The Process Specification for Online Conclusion of Electronic Contracts, a mandatory national standard approved and issued by the Ministry of Commerce in 2013, stipulates general process guidelines for e-commerce parties to follow when concluding electronic contracts via the internet in China. 

Digital Signatures 

The Electronic Signature Law of China provides a comprehensive framework for the recognition and definition of digital signatures. Digital signatures must meet specific technical requirements to be considered valid. They should be linked to the signatory uniquely, capable of identifying any alteration to the signed data, and created using secure signature creation devices. 

Parties involved in civil activities may agree to use, or not to use, electronic signature and data telex for contracts or other documents and instruments. ‘Data telex’ means information generated, sent, received or stored by electronic, optical, magnetic or similar items. 

Electronic signature usually refers to data incorporated into or associated with any electronic form, which may be used to identify the signatory and indicate the signatory’s approval of the information contained in the data telex.  

Electronic signatures have the same legal validity as wet-inked signatures or affixation of seal, provided that the electronic signature has satisfied the conditions provided by law.  

Documents for which the parties involved agree to the use of electronic signature or data telex shall not be denied of legal validity on the ground of electronic signature or data telex being used. 

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Digital signatures can be applied to a wide range of digital information, including contracts, agreements, and other electronic documents. The signing process typically involves the use of cryptographic algorithms to generate a unique digital signature linked to the signatory.  

However, e-signatures cannot be used in documents or instruments related to personal relationships, conveyance of real estate and stay of public services. 

Currently, Chinese laws only regulate the form, function, and effect of electronic signatures without specifying the specific technical means. Therefore, there is no unique format for electronic signature.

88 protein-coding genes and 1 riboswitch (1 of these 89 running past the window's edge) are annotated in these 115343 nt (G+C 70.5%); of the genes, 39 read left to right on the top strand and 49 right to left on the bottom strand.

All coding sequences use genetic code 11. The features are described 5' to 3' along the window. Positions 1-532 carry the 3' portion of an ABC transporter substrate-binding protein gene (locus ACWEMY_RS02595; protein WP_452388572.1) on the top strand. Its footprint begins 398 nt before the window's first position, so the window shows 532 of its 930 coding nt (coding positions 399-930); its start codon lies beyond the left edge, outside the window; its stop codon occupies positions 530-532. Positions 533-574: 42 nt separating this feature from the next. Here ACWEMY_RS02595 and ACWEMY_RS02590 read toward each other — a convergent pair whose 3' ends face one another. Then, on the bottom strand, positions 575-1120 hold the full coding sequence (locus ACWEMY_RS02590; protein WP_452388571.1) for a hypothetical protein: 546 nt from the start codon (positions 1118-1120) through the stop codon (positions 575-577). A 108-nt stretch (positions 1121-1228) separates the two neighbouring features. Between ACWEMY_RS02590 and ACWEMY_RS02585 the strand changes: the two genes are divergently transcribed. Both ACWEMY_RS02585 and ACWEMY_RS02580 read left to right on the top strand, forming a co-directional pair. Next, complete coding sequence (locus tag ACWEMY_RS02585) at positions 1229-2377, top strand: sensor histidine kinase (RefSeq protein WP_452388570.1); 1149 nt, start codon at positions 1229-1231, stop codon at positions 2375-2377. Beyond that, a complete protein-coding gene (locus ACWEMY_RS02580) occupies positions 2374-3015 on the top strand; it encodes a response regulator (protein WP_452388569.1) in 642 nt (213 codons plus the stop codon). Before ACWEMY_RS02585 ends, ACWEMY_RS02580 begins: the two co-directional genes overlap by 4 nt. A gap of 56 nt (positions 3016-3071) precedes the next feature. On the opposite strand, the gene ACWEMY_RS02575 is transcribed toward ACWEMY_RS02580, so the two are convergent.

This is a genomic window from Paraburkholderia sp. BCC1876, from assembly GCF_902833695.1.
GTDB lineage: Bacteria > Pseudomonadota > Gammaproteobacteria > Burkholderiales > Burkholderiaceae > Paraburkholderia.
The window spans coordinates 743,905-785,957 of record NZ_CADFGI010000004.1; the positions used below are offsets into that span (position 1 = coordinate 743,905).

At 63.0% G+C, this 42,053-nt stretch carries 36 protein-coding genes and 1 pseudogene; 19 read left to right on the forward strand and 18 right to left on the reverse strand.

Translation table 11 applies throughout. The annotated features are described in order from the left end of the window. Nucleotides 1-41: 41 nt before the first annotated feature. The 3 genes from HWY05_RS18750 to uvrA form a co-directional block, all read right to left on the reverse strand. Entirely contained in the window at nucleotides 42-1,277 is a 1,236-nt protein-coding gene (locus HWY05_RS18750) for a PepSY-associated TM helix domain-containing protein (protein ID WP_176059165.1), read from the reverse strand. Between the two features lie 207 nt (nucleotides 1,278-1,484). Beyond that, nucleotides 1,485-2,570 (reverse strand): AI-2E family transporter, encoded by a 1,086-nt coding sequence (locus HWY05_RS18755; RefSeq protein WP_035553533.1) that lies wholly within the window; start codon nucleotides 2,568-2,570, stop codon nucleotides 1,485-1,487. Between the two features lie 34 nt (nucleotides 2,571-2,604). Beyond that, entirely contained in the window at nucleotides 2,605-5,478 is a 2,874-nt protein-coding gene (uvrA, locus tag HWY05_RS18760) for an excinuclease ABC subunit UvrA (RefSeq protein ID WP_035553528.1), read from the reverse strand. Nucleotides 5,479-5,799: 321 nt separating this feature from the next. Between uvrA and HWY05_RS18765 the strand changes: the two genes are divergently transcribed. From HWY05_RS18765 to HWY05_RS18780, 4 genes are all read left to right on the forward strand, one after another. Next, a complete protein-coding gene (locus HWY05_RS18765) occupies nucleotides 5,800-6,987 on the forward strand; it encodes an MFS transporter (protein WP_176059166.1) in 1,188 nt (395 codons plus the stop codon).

Breach of Digital Contracts 

In cases of breach of digital contracts, parties can resort to traditional dispute resolution mechanisms, such as litigation or arbitration. China has established online dispute resolution platforms for e-commerce disputes, providing a specialized forum for resolving issues arising from digital transactions. 

Navigating the landscape of digital contracts in China requires a comprehensive understanding of the legal framework governing their formation, exceptions, and enforcement. While the country has embraced electronic signatures and digital contracting, it's essential for businesses and individuals to stay informed about evolving regulations and best practices in this dynamic legal environment. 



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Woodburn Accountants & Advisors is specialized in inbound investment to China and Hong Kong. We focus on eliminating the complexities of corporate services and compliance administration. We help clients with services ranging from trademark registration and company incorporation to the full outsourcing solution for accounting, tax, and human resource services. Our advisory services can be tailor-made based on the companies’ objectives, goals and needs which vary depending on the stage they are at on their journey.